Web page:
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The word Jagannath is made up of two words Jaga which means Universe and Nath means Lord that is ‘Lord of Universe’. In fact, the Lord Jagannath is considered as 10th reincarnations of avatars of Lord Vishnu. Every year, the Rath Yatra is celebrated by the devotees. Idols are taken out on a chariot and the three chariots are pulled by the devotees through the streets of Puri to the Gundicha temple a few kilometres away. There is a belief that pulling the chariots of their God during the procession is a way of engaging in the pure devotion of Lord and it also destroys the sins which might be committed either knowingly or unknowingly.

Jagannath Rath Jatra is celebrated by millions of devotees that came from across the world to seeks the blessings of God’s and fulfil their wishes. The atmosphere at the time of Rath Yatra is so pure and beautiful. Devotees with the chariots keep singing songs, mantras with the sound of drum beatings. Jagannath Rath Yatra is also famous as Gundicha Jaatra, Chariot Festival, Ghosha Jaatra and Navadina Jaatra.

Temple & it’s Kitchen

The world famous Puri Jagannath temple’s kitchen is said to be the largest kitchen in the world because the temple’s kitchen is capable of cooking for a lakh devotees on a day. Thousands of Chefs are working on 752 wood-burning clay chulas (hearths) to feed more than 20,000 devotees daily.In most temples of India, the holy food that has been served to the deities is called as ‘PRASAD’.But only here in Jagannath temple this blessed food Abadha is called as ‘MAHAPRASAD’. ‘Maha’ means Great.Therefore,the word ‘MAHAPRASAD’ itself gives us the sensation of something great.


Generally, there are two types of Prasad that are served to the dark Lord Jagannath. One is Sankhudi bhoga (popularly known as Abadha/ Abhada) and another is Nisankhudi bhoga/ Sukhila bhoga (Dry). Puri Abhada comprises Sadha Anna (rice),Ghee Anna, Mitha Dali (Dal),Dahi Pakhal, Besara, Mahura, Dalma, Saga, Kanika, khechudi, Pita etc while Nisankhudi bhoga comprises all types of sweets, deserts and pithas (cakes) like Khaja, Gaja, Feni, Nadi, Manohara, Jhili, Puli, Mathapuli, Arisha, Chakuli, Ballabha, Malpua etc. All the vegetables and ingredients used in the cooking of Abadha are local to the region.

What does ABADHA (ABHADA) mean?

The term ‘BADHA’ means to serve and it is ‘A-BADHA’ which is not served. Abadha is that type of Prasad which is not served for anyone. Everyone eat this Puri Abhada as a blessed food and it is never regarded as a false food (Aintha, in Odia). Whenever you’ll visit Puri Jagannath temple you’ll notice a group of people eating in the same pot or on the same banana leaf. There is nothing such as rich, poor, religion or any racist thing.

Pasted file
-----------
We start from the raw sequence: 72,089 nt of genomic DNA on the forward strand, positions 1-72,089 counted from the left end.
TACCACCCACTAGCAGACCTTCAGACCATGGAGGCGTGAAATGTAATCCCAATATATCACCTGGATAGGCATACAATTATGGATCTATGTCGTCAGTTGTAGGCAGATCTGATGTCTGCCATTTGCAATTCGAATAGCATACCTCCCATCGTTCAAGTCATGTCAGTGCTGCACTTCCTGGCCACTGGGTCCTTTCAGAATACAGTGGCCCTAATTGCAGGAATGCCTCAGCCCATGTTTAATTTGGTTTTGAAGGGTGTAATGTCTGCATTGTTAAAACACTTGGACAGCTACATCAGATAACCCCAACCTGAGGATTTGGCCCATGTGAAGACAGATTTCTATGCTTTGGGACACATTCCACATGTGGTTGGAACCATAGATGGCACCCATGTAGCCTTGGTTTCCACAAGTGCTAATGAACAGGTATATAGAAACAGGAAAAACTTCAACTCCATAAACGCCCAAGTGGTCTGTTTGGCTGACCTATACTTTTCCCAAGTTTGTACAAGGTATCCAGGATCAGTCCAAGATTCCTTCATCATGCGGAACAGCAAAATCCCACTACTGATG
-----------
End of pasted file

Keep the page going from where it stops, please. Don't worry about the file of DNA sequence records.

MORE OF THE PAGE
Mythological and Historical Evidences:

As per the myth, this Abadha or Mahaprasad started in the remote past when Lord Jagannath was in his aboriginal form of Neela Madhaba. The tribal head Biswabasu offered fruits to the deity at the time of worship inside the Nilagiri Mountains of Odisha. As it was a forest area, there were no rice paddies and vegetable fields. But when Biswabasu opened the temple door in the morning, he would find huge amount of rice dishes and mouth watering curries near the deity daily. The legend says that, Gods and Goddesses would come at night from the heaven for having a DARSHAN of the deity, Neela Madhaba. At the time of worship they would offer the heavenly dishes of rice, dal and sweets to the Lord and the spiritual aroma of this holy Prasad was so overpowering that all came to know it had to be of godly origin.

In Madalapanji, it is mentioned that the Sankhudi bhoga or Abadha was in place during the ruling of King Jajati Keshari, although King Ananga Bhimadeva added many other dishes in the Lord’s ashet. During the Mughal invasion (1568 AD – 1575 AD), this Abadha or Mahaprasad could not be served to the three deities. But, Mahaprasad is being served without any fail with all allegiance and custom since 1751 AD.

Kaakara – Chhapana Bhoga of Lord Jagannath


  • Suji – 200 gm
  • Grated coconut 1 cup
  • Chhena 1 cup
  • Jaggery 50 gm
  • Cardamon
  • Refined Oil or Ghee for frying
  • Salt


In a non stick pan caramelize jaggery,add chhena and grated coconut.Add cardamon powder and mix well.Roast for 10 minutes till jaggery mixes well.

Take water in a deep pan.Add,sugar and salt as per the taste.Boil it.Stir it properly to avoid forming lumps.Keep it on the flame for 2 min.Remove from flame and keep aside.

Cool down to room temperature,knead the dough to make it soft.Make small balls of the dough.Make it flat like puri,in between your palms.Put some coconut mixture in centre and cover with another flat puri and seal.

Heat oil in a wok and fry the above flatten balls in a lower flame till it turns golden brown from each side.Kakara pitha is ready and serve it cool.


Article by Radharani Panda

By Gayatree Dey

Love to cook , Travel n Photography